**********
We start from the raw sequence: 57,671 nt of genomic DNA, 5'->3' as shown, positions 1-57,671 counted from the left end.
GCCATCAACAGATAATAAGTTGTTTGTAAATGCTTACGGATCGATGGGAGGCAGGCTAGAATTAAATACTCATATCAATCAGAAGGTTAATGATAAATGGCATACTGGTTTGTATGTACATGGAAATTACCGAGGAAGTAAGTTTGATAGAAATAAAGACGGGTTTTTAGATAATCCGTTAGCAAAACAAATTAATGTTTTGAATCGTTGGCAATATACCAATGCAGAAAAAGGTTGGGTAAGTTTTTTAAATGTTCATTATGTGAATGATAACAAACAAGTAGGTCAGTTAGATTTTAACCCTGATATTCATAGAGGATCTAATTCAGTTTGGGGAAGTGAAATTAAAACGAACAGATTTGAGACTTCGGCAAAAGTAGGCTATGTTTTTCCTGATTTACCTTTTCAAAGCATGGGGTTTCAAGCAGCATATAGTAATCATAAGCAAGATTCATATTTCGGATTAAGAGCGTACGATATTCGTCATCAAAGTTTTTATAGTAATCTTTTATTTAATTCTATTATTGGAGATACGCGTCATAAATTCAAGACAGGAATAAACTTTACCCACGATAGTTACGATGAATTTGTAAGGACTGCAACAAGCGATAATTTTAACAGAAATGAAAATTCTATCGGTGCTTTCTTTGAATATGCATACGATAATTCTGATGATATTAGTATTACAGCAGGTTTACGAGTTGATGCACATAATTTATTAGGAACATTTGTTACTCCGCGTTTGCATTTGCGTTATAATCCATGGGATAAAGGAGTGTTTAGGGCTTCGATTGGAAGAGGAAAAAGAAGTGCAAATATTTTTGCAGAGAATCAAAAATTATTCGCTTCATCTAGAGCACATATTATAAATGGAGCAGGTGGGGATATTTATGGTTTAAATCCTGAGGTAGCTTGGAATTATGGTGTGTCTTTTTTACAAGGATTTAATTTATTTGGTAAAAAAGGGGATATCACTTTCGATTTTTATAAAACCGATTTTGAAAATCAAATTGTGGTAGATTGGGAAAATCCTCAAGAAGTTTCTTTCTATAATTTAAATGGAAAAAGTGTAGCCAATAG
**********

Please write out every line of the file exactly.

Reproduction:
We start from the raw sequence: 57,671 nt of genomic DNA, 5'->3' as shown, positions 1-57,671 counted from the left end.
GCCATCAACAGATAATAAGTTGTTTGTAAATGCTTACGGATCGATGGGAGGCAGGCTAGAATTAAATACTCATATCAATCAGAAGGTTAATGATAAATGGCATACTGGTTTGTATGTACATGGAAATTACCGAGGAAGTAAGTTTGATAGAAATAAAGACGGGTTTTTAGATAATCCGTTAGCAAAACAAATTAATGTTTTGAATCGTTGGCAATATACCAATGCAGAAAAAGGTTGGGTAAGTTTTTTAAATGTTCATTATGTGAATGATAACAAACAAGTAGGTCAGTTAGATTTTAACCCTGATATTCATAGAGGATCTAATTCAGTTTGGGGAAGTGAAATTAAAACGAACAGATTTGAGACTTCGGCAAAAGTAGGCTATGTTTTTCCTGATTTACCTTTTCAAAGCATGGGGTTTCAAGCAGCATATAGTAATCATAAGCAAGATTCATATTTCGGATTAAGAGCGTACGATATTCGTCATCAAAGTTTTTATAGTAATCTTTTATTTAATTCTATTATTGGAGATACGCGTCATAAATTCAAGACAGGAATAAACTTTACCCACGATAGTTACGATGAATTTGTAAGGACTGCAACAAGCGATAATTTTAACAGAAATGAAAATTCTATCGGTGCTTTCTTTGAATATGCATACGATAATTCTGATGATATTAGTATTACAGCAGGTTTACGAGTTGATGCACATAATTTATTAGGAACATTTGTTACTCCGCGTTTGCATTTGCGTTATAATCCATGGGATAAAGGAGTGTTTAGGGCTTCGATTGGAAGAGGAAAAAGAAGTGCAAATATTTTTGCAGAGAATCAAAAATTATTCGCTTCATCTAGAGCACATATTATAAATGGAGCAGGTGGGGATATTTATGGTTTAAATCCTGAGGTAGCTTGGAATTATGGTGTGTCTTTTTTACAAGGATTTAATTTATTTGGTAAAAAAGGGGATATCACTTTCGATTTTTATAAAACCGATTTTGAAAATCAAATTGTGGTAGATTGGGAAAATCCTCAAGAAGTTTCTTTCTATAATTTAAATGGAAAAAGTGTAGCCAATAG